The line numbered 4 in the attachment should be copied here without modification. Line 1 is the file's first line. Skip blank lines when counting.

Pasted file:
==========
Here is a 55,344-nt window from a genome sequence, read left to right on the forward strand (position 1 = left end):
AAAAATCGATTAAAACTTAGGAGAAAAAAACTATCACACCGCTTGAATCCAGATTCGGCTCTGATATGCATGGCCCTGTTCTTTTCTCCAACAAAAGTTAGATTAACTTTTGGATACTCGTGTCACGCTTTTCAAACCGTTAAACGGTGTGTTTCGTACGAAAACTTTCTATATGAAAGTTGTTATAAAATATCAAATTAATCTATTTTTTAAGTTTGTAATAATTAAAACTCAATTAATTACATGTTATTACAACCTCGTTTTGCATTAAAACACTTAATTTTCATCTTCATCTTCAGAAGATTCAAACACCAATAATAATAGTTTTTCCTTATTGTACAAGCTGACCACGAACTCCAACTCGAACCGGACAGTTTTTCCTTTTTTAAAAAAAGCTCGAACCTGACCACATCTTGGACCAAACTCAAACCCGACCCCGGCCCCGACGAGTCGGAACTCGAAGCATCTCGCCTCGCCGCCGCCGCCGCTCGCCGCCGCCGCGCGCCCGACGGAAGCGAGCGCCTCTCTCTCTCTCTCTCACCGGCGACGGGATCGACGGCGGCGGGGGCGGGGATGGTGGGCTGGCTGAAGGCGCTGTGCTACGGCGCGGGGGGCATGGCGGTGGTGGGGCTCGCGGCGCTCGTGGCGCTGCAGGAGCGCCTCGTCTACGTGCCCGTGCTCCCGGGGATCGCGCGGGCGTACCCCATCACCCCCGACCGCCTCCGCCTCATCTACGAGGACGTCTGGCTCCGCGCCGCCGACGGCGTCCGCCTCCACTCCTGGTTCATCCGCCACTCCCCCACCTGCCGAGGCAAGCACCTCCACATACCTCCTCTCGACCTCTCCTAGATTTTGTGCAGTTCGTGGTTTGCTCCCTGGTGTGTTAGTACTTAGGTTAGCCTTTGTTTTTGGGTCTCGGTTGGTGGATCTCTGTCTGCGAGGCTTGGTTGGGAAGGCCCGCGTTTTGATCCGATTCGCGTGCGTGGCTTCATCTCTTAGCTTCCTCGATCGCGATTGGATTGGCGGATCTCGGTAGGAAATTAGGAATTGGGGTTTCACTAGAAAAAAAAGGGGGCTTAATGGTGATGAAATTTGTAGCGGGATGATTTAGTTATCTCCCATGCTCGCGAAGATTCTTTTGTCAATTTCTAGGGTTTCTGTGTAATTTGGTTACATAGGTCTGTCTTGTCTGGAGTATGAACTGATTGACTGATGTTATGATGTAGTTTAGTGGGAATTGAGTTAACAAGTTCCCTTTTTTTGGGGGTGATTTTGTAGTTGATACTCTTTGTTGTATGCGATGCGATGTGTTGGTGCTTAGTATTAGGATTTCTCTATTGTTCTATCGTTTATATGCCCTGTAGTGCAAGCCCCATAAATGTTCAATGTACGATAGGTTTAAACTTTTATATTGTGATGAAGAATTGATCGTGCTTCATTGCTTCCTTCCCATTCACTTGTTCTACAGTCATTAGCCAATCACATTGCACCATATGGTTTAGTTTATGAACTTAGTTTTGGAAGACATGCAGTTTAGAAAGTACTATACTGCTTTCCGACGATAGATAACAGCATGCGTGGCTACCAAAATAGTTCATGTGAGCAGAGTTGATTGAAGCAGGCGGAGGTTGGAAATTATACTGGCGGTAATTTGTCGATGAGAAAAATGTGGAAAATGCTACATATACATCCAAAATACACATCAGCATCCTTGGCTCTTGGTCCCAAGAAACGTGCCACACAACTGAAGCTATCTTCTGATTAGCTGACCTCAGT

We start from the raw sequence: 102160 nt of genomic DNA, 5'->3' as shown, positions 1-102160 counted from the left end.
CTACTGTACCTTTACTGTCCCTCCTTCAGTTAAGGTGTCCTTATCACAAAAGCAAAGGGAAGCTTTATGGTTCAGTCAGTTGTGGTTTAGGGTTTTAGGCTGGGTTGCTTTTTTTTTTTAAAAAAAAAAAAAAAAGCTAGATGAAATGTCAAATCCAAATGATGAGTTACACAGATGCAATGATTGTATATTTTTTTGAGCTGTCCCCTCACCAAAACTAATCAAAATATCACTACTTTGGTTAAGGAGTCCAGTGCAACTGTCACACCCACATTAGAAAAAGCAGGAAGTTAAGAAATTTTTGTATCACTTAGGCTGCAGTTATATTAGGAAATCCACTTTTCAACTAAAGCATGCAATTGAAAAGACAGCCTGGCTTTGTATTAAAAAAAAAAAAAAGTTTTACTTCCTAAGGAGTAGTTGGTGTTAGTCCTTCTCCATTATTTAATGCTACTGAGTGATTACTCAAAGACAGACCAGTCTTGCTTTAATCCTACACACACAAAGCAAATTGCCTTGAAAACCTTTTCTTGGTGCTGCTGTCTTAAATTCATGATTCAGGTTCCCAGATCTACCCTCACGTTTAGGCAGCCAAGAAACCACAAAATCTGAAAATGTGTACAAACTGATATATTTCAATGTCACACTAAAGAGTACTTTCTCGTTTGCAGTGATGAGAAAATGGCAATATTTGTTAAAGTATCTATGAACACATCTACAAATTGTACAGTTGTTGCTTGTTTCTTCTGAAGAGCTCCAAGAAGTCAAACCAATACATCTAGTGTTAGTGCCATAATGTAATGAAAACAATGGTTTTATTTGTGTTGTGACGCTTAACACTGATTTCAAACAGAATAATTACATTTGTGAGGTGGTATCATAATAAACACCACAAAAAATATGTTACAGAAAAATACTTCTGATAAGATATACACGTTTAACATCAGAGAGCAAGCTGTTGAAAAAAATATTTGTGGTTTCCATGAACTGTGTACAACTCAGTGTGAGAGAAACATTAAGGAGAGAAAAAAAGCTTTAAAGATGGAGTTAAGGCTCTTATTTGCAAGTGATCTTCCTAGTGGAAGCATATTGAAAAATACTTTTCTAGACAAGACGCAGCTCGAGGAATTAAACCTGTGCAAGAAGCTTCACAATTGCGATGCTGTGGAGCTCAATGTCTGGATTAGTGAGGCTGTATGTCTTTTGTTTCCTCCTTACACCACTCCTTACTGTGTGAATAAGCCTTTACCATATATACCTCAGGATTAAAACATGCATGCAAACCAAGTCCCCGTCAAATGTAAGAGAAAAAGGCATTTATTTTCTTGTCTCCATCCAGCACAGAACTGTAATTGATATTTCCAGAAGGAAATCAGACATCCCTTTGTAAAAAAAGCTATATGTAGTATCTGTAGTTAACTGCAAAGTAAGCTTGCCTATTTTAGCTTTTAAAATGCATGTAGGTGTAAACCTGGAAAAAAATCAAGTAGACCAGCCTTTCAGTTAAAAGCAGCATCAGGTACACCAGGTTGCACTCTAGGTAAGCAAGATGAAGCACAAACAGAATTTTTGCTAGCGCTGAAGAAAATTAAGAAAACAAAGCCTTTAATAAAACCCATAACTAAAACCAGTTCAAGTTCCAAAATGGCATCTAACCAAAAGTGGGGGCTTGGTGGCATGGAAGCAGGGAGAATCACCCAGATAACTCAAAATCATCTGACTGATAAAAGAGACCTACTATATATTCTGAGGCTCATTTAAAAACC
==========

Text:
CTACTGTACCTTTACTGTCCCTCCTTCAGTTAAGGTGTCCTTATCACAAAAGCAAAGGGAAGCTTTATGGTTCAGTCAGTTGTGGTTTAGGGTTTTAGGCTGGGTTGCTTTTTTTTTTTAAAAAAAAAAAAAAAAGCTAGATGAAATGTCAAATCCAAATGATGAGTTACACAGATGCAATGATTGTATATTTTTTTGAGCTGTCCCCTCACCAAAACTAATCAAAATATCACTACTTTGGTTAAGGAGTCCAGTGCAACTGTCACACCCACATTAGAAAAAGCAGGAAGTTAAGAAATTTTTGTATCACTTAGGCTGCAGTTATATTAGGAAATCCACTTTTCAACTAAAGCATGCAATTGAAAAGACAGCCTGGCTTTGTATTAAAAAAAAAAAAAAGTTTTACTTCCTAAGGAGTAGTTGGTGTTAGTCCTTCTCCATTATTTAATGCTACTGAGTGATTACTCAAAGACAGACCAGTCTTGCTTTAATCCTACACACACAAAGCAAATTGCCTTGAAAACCTTTTCTTGGTGCTGCTGTCTTAAATTCATGATTCAGGTTCCCAGATCTACCCTCACGTTTAGGCAGCCAAGAAACCACAAAATCTGAAAATGTGTACAAACTGATATATTTCAATGTCACACTAAAGAGTACTTTCTCGTTTGCAGTGATGAGAAAATGGCAATATTTGTTAAAGTATCTATGAACACATCTACAAATTGTACAGTTGTTGCTTGTTTCTTCTGAAGAGCTCCAAGAAGTCAAACCAATACATCTAGTGTTAGTGCCATAATGTAATGAAAACAATGGTTTTATTTGTGTTGTGACGCTTAACACTGATTTCAAACAGAATAATTACATTTGTGAGGTGGTATCATAATAAACACCACAAAAAATATGTTACAGAAAAATACTTCTGATAAGATATACACGTTTAACATCAGAGAGCAAGCTGTTGAAAAAAATATTTGTGGTTTCCATGAACTGTGTACAACTCAGTGTGAGAGAAACATTAAGGAGAGAAAAAAAGCTTTAAAGATGGAGTTAAGGCTCTTATTTGCAAGTGATCTTCCTAGTGGAAGCATATTGAAAAATACTTTTCTAGACAAGACGCAGCTCGAGGAATTAAACCTGTGCAAGAAGCTTCACAATTGCGATGCTGTGGAGCTCAATGTCTGGATTAGTGAGGCTGTATGTCTTTTGTTTCCTCCTTACACCACTCCTTACTGTGTGAATAAGCCTTTACCATATATACCTCAGGATTAAAACATGCATGCAAACCAAGTCCCCGTCAAATGTAAGAGAAAAAGGCATTTATTTTCTTGTCTCCATCCAGCACAGAACTGTAATTGATATTTCCAGAAGGAAATCAGACATCCCTTTGTAAAAAAAGCTATATGTAGTATCTGTAGTTAACTGCAAAGTAAGCTTGCCTATTTTAGCTTTTAAAATGCATGTAGGTGTAAACCTGGAAAAAAATCAAGTAGACCAGCCTTTCAGTTAAAAGCAGCATCAGGTACACCAGGTTGCACTCTAGGTAAGCAAGATGAAGCACAAACAGAATTTTTGCTAGCGCTGAAGAAAATTAAGAAAACAAAGCCTTTAATAAAACCCATAACTAAAACCAGTTCAAGTTCCAAAATGGCATCTAACCAAAAGTGGGGGCTTGGTGGCATGGAAGCAGGGAGAATCACCCAGATAACTCAAAATCATCTGACTGATAAAAGAGACCTACTATATATTCTGAGGCTCATTTAAAAACC